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Chronic obstructive pulmonary disease (COPD) is a chronic inflammatory lung disease that causes a decline in lung function over time. The disease has three traits that must be present to be diagnosed:

  • Emphysema:  This disease process causes damage to the alveoli (tiny air sacs) in the lungs.  This manifests as lung hyperinflation and a reduction in gas exchange on diagnostic testing.

  • Chronic bronchitis:  This causes a chronic inflammation of the airways.  This manifests as chronic cough and increased sputum production.  These symptoms must be present for three consecutive months in two consecutive years to be diagnosed as chronic bronchitis.

  • Airway obstruction:  This first manifests as wheezing and increased shortness of breath.  A pulmonary function test can diagnose and quantify the extent of the problem.


The first step in caring for COPD is diagnosing and quantifying the problem.  A treatment plan can then be tailored to each patients specific needs.



Symptoms of COPD usually manifest gradually over time.  This often begins with increased frequency of respiratory illnesses and symptoms like coughing, intermittent wheezing, increased mucus production, decreased exercise tolerance, and an increased work of breathing.  This symptom cluster often mimics that of chronic bronchitis.

Other signs of COPD include:

  • Enlarged glands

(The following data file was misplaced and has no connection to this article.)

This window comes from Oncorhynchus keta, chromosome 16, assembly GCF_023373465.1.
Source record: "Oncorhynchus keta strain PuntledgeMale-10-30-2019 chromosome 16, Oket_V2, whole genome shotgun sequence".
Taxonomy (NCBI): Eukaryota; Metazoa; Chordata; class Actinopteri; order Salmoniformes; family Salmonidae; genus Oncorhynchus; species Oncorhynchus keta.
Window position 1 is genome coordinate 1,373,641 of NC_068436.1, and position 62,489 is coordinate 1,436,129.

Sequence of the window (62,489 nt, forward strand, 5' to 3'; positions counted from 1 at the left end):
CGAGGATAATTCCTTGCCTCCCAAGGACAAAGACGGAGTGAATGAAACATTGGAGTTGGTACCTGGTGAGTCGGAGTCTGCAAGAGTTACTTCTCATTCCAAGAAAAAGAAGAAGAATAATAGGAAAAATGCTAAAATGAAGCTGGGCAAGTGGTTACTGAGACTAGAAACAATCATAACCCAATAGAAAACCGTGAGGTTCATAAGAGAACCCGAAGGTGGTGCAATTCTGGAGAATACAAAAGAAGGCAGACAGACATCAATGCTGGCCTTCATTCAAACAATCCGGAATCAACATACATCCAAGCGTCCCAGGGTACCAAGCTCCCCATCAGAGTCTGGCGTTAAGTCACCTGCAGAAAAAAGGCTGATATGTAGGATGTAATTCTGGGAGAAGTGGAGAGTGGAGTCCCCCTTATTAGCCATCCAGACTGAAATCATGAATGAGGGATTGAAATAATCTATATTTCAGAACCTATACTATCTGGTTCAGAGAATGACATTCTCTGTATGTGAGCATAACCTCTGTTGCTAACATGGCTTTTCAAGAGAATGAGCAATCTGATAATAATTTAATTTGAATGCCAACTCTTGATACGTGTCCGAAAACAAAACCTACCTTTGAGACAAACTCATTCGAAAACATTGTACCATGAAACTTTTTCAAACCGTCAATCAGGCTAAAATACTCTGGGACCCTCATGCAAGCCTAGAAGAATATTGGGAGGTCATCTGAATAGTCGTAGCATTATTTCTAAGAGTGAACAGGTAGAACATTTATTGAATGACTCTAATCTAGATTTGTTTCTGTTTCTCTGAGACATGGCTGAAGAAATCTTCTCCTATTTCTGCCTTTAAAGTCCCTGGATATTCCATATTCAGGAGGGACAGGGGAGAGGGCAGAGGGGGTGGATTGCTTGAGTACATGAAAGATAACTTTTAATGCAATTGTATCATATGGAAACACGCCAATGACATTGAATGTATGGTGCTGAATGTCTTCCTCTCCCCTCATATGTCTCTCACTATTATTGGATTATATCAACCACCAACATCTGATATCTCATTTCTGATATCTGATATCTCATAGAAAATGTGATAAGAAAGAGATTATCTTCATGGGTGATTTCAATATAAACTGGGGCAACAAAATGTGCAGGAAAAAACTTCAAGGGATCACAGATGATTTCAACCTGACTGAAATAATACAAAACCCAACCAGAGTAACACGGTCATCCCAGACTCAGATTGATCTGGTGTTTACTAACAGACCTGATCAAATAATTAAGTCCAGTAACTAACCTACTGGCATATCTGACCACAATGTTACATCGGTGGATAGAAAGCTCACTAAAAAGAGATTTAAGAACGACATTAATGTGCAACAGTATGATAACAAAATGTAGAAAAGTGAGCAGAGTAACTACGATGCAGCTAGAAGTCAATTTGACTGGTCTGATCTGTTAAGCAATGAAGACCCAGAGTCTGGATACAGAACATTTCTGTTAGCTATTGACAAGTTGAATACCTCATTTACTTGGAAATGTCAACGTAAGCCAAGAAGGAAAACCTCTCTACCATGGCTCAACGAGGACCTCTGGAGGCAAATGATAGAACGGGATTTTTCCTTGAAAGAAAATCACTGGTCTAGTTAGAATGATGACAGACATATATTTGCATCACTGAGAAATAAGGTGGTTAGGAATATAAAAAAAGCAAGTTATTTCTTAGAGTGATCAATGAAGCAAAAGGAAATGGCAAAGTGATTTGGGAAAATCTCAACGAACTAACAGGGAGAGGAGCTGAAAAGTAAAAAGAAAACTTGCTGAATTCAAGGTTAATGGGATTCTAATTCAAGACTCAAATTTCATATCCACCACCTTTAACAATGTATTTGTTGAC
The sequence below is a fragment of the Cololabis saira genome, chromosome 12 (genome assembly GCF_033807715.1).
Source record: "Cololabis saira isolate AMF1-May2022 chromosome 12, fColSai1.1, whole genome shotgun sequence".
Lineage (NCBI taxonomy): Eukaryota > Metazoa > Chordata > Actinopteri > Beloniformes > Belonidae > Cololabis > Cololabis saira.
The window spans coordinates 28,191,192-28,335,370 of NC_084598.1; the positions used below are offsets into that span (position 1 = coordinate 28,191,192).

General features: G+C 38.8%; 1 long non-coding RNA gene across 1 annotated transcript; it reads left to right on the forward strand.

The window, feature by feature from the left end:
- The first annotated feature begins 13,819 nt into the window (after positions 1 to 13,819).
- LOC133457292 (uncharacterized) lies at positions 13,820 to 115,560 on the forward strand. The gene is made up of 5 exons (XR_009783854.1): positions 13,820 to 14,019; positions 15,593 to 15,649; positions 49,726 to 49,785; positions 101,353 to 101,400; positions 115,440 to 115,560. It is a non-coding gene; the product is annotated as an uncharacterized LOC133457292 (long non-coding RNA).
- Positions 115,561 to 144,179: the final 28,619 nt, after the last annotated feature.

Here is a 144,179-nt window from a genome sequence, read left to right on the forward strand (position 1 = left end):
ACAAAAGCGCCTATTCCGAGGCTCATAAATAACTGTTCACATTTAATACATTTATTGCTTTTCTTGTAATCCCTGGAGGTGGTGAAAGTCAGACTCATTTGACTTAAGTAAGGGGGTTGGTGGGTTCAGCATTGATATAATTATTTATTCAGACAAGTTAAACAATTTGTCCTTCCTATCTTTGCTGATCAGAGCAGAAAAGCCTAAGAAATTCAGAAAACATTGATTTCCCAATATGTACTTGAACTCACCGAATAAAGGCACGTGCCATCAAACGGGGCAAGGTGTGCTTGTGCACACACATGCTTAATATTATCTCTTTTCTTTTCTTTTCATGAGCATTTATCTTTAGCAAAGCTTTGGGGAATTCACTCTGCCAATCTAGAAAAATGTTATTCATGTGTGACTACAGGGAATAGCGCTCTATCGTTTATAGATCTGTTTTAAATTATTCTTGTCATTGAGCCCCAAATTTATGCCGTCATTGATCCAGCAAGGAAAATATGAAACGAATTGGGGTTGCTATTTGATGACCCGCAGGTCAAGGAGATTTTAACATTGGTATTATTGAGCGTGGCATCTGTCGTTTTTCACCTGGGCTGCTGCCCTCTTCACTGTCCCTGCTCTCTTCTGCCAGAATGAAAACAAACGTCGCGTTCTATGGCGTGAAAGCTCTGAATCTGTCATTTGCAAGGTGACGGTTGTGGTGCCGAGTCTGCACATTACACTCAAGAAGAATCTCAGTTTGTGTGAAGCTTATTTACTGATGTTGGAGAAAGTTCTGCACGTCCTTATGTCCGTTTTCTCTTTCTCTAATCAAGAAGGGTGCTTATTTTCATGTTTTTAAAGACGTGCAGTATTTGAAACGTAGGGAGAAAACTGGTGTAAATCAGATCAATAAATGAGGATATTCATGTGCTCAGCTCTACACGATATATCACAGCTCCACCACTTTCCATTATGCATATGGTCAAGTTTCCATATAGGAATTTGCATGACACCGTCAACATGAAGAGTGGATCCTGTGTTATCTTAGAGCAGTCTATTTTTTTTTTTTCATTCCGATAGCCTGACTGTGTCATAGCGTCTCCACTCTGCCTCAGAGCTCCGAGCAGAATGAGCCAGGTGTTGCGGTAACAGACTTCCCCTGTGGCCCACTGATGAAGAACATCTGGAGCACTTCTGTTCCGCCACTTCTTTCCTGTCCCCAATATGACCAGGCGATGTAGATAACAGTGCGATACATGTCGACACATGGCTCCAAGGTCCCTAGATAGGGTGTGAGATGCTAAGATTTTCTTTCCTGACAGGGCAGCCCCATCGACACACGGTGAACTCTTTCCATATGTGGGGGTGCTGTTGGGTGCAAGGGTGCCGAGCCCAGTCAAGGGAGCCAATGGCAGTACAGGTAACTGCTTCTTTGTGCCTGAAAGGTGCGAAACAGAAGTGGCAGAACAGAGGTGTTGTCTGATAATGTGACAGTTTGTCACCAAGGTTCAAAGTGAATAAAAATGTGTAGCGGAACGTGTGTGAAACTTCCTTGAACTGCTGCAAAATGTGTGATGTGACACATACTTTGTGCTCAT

• Blue tint to skin around the lips or fingernails (cyanosis)

  • Decreased oxygen saturation (SPO2)

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Age and smoking account for more than 85% of the risk of developing COPD.  COPD is caused by:

  • Smoking

  • Obesity

  • Exposure to irritants for prolonged periods (job related)

  • In rare cases Alpha-1 Antitrypsin Deficiency (A1AD)



The best place to start for diagnosing and treating COPD is a review of symptoms with your physician. 

Some helpful tests include:

  • Pulmonary Function Test (PFT):  This test involves measuring different aspects of the lungs and can be performed in the office to diagnose and quantify the extent of the problem.  COPD most often shows airway obstruction, larger volumes than normal, and an impairment in gas exchange.

  • Arterial blood gas:  Blood is taken from an artery.  Measurements are performed to evaluate how well your lungs are able to get oxygen into the bloodstream and carbon dioxide (CO2) out of the bloodstream.

  • Chest X-ray:  Chest X-rays can be useful in evaluating the size of the lungs and the density of tissues within the lung.  Often, people with COPD will show enlarged or "hyperinflated" lungs on imaging.  This is a result of "air trapping" that is caused by damage to the alveoli and/or airway obstruction.

  • Advanced imaging (CT Scan/MRI):  Advanced imaging can be used to rule out other disease processes.



Although there is no cure for COPD, with proper treatment and a commitment to a healthy lifestyle you can minimize your symptoms and frequency of exacerbations.  Treatments include:

  • Inhaled respiratory medications which include:

    • Beta agonists:  Albuterol is an example of a beta agonist.  These medications cause the smooth muscle encircling the airways​ to dilate.  This opens up the airway and allows air to pass easier, reducing the work of breathing and alleviating symptoms like wheezing.  Short acting beta agonists are RESCUE MEDICATIONS!